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Saturday, June 15
The Indiana Daily Student

Indiana bill could extend holding period for domestic violence suspects to 24 hours


Suspects in domestic violence cases could soon be held in jail for a minimum of 24 hours under a new bill proposed in the Indiana statehouse.  

Senate Bill 158, authored by Sen. Michael Crider, R-District 28, would extend the state’s mandatory holding period for domestic violence-related offenses to 24 hours.  

Under Indiana law, suspects must currently be held for eight hours before they can be released on bail. However, Monroe County already has a mandatory 24-hour “cooling-off” period for all domestic battery arrests in which the suspect must stay in jail before they can post bail. 

The bill passed the Indiana Senate Feb. 13 in a 47-2 vote and unanimously in the House March 21. If it passes the Senate again and is signed by Indiana Gov. Eric Holcomb, the law would go into effect July 1.  

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Crider said he was inspired to author the bill after writing Senate Bill 79, which was signed into law in April 2021. SB 79 enhanced the penalty for domestic battery to a Level 5 felony if the offender has a prior conviction for strangulation against the same family or household member.  

A Level 5 felony is the second-lowest level felony charged in Indiana and can carry a sentence of up to six years in jail and fines of up to $10,000. 

Many domestic violence incidents happen late at night, Crider said, so the eight hours may expire before a survivor can seek out emergency shelter. He said the “cooling-off” period is intended to give victims more time to get away from the suspect if needed.  

The National Crime Victimization Survey reported 60% of domestic violence offenses occur between 6 p.m. and 6 a.m. at the victim’s home.  

"What we're really trying to do is allow somebody to get separation if they have children, or if they need to make arrangements for if they have pets and other things,” Crider said. “It's a lot to expect somebody to do that in an eight-hour period, and really the goal is to give that victim—who is clearly traumatized by what's taken place—three times the amount of time to make some decisions."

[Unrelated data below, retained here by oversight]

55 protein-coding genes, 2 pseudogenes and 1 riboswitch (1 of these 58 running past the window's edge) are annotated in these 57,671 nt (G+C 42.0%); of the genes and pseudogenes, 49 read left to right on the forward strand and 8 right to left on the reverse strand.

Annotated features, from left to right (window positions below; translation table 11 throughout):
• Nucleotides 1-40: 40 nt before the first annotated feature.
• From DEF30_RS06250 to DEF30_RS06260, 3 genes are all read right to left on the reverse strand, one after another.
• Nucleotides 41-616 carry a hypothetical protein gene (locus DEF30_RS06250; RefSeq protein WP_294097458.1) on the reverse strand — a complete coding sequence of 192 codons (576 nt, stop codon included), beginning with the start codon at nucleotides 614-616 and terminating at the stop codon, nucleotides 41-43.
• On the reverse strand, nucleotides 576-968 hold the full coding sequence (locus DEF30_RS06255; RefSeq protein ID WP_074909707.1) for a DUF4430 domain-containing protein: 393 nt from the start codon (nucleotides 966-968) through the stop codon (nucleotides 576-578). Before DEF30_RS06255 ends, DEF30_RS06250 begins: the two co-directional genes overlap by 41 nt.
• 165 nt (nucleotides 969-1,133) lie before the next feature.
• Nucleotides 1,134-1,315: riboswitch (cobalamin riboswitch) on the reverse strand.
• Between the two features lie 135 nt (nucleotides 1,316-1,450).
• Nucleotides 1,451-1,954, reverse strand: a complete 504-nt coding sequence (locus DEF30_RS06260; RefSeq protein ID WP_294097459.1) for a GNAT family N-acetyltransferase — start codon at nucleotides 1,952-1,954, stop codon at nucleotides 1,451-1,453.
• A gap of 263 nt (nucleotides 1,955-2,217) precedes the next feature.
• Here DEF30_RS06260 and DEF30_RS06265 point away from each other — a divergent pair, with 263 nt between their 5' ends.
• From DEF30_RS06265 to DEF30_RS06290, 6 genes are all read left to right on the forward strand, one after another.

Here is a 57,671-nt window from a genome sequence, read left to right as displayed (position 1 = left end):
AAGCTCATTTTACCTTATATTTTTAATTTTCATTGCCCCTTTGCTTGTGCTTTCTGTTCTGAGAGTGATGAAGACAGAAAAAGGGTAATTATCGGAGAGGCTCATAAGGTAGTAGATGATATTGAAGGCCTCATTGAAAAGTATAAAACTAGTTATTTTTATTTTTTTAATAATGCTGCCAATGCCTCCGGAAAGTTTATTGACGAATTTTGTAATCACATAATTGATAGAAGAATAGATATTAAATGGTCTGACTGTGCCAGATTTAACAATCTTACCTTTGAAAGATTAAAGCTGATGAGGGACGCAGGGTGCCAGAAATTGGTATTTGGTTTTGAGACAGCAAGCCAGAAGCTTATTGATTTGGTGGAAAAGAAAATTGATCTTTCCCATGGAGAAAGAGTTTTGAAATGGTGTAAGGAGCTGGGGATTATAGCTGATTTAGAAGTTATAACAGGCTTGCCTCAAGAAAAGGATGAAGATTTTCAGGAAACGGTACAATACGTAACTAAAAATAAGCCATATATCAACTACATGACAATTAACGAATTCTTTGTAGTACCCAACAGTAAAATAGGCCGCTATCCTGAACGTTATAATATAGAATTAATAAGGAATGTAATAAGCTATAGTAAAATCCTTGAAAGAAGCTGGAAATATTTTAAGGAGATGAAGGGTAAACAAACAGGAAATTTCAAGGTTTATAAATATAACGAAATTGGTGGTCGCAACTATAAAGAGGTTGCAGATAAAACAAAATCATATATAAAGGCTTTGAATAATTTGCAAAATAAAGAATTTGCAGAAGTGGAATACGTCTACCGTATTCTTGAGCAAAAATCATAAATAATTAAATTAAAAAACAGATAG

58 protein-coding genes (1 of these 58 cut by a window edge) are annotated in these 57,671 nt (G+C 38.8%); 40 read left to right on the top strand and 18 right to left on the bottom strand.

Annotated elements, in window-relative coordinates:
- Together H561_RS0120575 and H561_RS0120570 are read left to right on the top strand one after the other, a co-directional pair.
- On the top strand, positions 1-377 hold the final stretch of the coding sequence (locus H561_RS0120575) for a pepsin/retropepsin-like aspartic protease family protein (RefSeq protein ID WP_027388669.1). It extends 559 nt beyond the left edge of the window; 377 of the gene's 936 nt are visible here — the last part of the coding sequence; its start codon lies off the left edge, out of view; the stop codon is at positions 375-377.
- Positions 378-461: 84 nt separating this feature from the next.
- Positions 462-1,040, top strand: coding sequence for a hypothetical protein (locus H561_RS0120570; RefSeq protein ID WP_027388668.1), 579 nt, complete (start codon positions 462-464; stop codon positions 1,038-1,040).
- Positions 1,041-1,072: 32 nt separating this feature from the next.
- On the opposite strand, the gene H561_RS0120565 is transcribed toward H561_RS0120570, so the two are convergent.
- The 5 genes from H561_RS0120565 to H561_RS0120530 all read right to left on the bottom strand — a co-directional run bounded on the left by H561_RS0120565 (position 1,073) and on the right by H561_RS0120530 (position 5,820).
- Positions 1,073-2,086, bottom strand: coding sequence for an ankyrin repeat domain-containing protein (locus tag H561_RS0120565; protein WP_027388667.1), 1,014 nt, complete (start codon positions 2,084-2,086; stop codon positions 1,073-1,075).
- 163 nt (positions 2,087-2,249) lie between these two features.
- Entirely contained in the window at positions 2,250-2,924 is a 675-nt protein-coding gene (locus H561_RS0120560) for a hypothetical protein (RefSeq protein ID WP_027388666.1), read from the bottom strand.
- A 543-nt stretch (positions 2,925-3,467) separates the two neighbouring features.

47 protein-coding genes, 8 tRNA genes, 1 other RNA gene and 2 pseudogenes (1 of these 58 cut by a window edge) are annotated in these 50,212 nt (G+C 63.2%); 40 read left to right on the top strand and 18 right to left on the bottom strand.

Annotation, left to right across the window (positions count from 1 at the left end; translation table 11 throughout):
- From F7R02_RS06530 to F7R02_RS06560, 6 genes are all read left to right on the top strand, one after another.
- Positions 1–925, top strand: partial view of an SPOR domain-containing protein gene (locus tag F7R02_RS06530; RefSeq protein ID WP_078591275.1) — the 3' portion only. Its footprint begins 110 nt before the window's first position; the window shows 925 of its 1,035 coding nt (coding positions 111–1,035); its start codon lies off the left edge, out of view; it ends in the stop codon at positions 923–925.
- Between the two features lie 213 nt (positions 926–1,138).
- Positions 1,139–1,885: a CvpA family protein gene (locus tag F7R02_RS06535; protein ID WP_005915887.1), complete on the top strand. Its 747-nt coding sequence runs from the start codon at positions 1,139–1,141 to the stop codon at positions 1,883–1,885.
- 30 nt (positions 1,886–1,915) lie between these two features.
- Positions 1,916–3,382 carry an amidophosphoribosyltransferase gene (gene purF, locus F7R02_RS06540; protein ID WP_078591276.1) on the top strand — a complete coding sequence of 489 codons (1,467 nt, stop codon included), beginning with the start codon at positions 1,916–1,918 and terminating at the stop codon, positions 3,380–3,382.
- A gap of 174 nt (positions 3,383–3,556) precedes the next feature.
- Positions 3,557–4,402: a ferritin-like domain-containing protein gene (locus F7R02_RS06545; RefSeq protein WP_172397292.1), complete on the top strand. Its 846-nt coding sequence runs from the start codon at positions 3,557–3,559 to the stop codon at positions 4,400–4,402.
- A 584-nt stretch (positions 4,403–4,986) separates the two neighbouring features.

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Kloe Timmons, a legal advocate at Middle Way House in Bloomington, said time and space from their abusers also gives survivors more time to seek crisis intervention and medical assistance and to process trauma, she said.  

"Another thing is that abuse isn't just physical in these situations," Timmons said. "They’ve been emotionally abused, they've been manipulated, so it takes them more than 24 hours to get out of that grasp.” 

However, some believe arrest is not the best solution. Monica Solinas-Saunders, an associate professor at IU Northwest who has studied interpersonal violence and incarceration, said she has found through her research that longer arrest periods negatively impact victims. She said long arrest periods can cause communities to resent victims for reporting the suspect.  

"I think a blanket policy that mandates a longer period of arrest is not a good idea because no two cases of domestic violence are the same," Solinas-Saunders said. "It's not about how long one should stay for the cooling-off period. It really depends on the case." 

She said suspects may need mental health treatment rather than a longer time in jail. She said responders to domestic violence situations should implement crisis intervention teams made up of police officers who are better trained in separating the suspect and victim, providing alternatives  to arrest and de-escalating situations. 

[Related: Indiana HB 1608 expanded, advances to full senate]

"If all we have is arrest, and we are not considering intervention of mental health crisis teams, then I think we are taking the wrong path," Solinas-Saunders said.  

While the bill is intended to give victims more time to escape the home situation, Solinas-Saunders said she believes victims should not have to carry the burden of leaving their homes. She said longer jail time for suspects may also lead the suspect to be fired from their job or other consequences, which victims may feel the effects of.  

"The bottom line is, how can we have a flat policy like that without considering who is going to suffer the negative consequences of this?" Solinas-Saunders said. "It is usually the most vulnerable people in society." 

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